Pollution from discarded single-use plastics poses a major threat to wildlife and leaves our beaches littered with trash. A portion of that trash is made up of single-use plastic straws and stirrers that do not naturally break down. Plastic straws and stirrers are small enough to be accidentally ingested by wildlife and, rather than break down naturally in the environment like paper or wood-based products, plastic straws break down into smaller and smaller pieces. These “microplastics” are easily eaten by organisms as small as plankton, allowing the ingested plastic to travel up the food chain, even to us humans.
In 2018, your Miami Waterkeeper fought for the implementation of a ban on the distribution of plastic straws in the Village of Key Biscayne. Passed unanimously by the Village Council, the straw ordinance prohibits commercial establishments from distributing plastic straws starting January 1, 2019. The ordinance also contains exceptions for those who need a straw due to a medical or physical condition. The Village of Pinecrest, Surfside, and Miami Beach have also taken steps to reduce plastic pollution by implementing plastic straw bans. Fortunately, there are many alternatives to plastic straws that work just as well and are kinder to the environment including paper, steel, sugar cane, and wooden straws.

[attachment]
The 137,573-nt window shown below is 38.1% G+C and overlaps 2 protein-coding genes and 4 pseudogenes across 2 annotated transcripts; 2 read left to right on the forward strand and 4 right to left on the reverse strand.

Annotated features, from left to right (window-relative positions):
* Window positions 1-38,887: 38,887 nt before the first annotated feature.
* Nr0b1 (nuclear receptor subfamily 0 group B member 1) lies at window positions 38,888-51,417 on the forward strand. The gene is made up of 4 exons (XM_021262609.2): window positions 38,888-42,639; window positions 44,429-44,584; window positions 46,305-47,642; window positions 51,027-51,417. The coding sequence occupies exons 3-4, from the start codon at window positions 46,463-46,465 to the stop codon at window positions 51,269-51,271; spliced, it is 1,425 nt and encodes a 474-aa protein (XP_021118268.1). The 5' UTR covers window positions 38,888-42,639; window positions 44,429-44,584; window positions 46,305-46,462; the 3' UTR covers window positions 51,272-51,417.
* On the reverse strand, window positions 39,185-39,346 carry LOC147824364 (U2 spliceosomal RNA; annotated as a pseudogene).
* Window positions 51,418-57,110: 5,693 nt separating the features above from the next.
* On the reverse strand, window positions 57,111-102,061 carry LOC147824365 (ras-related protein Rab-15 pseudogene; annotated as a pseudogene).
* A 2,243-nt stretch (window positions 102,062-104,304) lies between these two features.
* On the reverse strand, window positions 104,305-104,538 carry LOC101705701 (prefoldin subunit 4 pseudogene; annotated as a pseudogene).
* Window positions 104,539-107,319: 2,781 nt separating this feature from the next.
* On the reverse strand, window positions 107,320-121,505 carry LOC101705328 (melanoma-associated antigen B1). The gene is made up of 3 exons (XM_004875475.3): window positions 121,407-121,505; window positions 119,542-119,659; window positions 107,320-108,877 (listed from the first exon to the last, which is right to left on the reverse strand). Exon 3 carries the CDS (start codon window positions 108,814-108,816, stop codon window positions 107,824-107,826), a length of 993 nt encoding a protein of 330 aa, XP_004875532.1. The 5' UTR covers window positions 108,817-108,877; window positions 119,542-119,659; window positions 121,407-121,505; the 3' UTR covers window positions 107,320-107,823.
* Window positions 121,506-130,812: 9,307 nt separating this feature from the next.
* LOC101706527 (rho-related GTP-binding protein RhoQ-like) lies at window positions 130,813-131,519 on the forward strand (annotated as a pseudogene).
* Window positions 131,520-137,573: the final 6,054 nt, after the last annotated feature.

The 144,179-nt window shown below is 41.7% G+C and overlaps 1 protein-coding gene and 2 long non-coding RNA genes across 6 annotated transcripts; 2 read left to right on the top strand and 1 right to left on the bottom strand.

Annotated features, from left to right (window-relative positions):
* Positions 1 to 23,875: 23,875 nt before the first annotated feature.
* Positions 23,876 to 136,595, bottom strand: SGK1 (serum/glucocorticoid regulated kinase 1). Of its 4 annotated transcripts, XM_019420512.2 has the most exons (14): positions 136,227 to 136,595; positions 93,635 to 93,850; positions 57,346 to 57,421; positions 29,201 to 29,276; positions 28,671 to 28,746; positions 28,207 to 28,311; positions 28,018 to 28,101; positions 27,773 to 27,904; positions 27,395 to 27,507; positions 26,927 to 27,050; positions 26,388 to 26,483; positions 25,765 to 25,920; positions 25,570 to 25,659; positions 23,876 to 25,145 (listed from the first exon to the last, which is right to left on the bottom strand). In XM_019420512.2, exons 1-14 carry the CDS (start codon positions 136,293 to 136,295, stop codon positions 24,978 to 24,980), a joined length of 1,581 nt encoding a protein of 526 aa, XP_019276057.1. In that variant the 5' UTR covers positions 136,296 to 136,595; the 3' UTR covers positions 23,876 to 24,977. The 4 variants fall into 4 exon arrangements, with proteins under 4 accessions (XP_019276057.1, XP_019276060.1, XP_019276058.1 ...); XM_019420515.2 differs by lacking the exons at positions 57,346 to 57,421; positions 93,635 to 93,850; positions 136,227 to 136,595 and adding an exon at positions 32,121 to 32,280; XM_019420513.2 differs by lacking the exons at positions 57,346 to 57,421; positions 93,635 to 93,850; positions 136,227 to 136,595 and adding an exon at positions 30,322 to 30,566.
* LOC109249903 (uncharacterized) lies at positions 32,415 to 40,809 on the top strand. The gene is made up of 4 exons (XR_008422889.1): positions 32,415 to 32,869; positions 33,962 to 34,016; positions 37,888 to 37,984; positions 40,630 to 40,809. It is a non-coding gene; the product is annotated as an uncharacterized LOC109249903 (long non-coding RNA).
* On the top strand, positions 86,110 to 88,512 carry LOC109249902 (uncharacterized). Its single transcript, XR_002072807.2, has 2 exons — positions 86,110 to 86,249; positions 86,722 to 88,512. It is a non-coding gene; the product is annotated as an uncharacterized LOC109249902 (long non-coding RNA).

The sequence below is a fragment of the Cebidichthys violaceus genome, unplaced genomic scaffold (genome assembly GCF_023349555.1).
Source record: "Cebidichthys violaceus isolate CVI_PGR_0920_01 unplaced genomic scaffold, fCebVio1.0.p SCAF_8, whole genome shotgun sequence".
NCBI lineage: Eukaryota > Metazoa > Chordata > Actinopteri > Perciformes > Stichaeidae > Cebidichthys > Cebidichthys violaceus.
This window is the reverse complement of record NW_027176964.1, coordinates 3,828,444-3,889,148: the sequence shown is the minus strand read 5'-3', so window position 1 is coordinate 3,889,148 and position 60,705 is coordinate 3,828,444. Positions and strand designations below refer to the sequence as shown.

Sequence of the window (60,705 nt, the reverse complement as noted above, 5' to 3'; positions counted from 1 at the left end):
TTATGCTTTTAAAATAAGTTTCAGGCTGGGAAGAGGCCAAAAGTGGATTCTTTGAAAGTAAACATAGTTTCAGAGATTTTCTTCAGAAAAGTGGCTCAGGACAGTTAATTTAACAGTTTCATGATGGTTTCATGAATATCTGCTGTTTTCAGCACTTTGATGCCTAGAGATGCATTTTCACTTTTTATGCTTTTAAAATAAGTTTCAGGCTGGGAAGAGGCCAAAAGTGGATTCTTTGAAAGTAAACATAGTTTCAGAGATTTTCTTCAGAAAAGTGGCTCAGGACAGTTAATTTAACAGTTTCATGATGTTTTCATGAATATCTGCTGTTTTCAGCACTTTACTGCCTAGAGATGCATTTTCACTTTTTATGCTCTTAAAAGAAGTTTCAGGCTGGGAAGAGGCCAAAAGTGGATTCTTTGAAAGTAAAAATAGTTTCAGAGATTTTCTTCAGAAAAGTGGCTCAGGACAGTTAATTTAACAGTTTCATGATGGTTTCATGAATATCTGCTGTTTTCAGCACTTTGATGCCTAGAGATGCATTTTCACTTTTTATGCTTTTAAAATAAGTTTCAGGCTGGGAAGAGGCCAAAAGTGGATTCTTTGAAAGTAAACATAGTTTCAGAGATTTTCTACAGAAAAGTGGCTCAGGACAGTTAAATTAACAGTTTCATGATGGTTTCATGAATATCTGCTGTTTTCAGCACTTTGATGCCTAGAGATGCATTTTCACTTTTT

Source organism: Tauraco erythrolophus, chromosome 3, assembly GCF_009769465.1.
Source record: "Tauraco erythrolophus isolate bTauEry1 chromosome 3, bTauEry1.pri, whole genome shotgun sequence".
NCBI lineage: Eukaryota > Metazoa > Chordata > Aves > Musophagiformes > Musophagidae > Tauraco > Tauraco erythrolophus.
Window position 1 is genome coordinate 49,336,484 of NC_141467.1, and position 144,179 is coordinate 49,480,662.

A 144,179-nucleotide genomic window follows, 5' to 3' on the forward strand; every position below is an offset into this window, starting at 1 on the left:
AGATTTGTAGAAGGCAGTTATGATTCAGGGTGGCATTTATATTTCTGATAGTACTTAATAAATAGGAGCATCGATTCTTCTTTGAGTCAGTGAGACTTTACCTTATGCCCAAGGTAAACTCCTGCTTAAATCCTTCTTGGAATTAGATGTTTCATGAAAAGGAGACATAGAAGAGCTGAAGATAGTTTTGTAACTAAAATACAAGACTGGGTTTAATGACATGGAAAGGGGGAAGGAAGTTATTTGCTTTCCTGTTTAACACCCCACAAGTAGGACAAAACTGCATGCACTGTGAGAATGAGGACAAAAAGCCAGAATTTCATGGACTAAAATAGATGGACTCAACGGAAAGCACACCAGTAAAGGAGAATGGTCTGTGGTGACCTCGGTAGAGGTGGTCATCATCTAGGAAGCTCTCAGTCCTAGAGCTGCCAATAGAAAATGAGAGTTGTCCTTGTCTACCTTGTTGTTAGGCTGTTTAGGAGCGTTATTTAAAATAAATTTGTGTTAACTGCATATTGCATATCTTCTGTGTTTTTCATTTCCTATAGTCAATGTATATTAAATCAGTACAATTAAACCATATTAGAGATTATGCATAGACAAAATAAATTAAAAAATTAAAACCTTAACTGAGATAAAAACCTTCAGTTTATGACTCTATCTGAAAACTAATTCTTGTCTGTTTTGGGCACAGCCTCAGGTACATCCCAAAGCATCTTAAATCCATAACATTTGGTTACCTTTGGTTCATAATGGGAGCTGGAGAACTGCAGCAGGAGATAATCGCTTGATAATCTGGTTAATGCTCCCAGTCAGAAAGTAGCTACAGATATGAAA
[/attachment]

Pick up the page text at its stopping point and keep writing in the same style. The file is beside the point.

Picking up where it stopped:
The Miami Waterkeeper Team with Mayor Mayra Lindsay after a successful ban on plastic straws in the Village of Key Biscayne.
While these victories are worth celebrating, there is still significant work that needs to be done. Florida’s legislature has worked to preempt local regulation of sources of plastic pollution by passing statutes that prevent localities from banning products like plastic bags and polystyrene (Styrofoam) containers. Known as home rule and based on the idea that government should be closer to the people, Florida’s constitution allows local governments to regulate in any area the state can unless the legislature expressly or impliedly preempts certain subjects. These preemptions preventing local governments from regulating plastics are an attack on cities’ and counties’ home rule powers. Miami Waterkeeper will continue to fight for fishable, swimmable, drinkable water as well as fight for local home rule power so local governments can continue to make progress in the interest of environmental protection.
Check out some local straw ordinances here:
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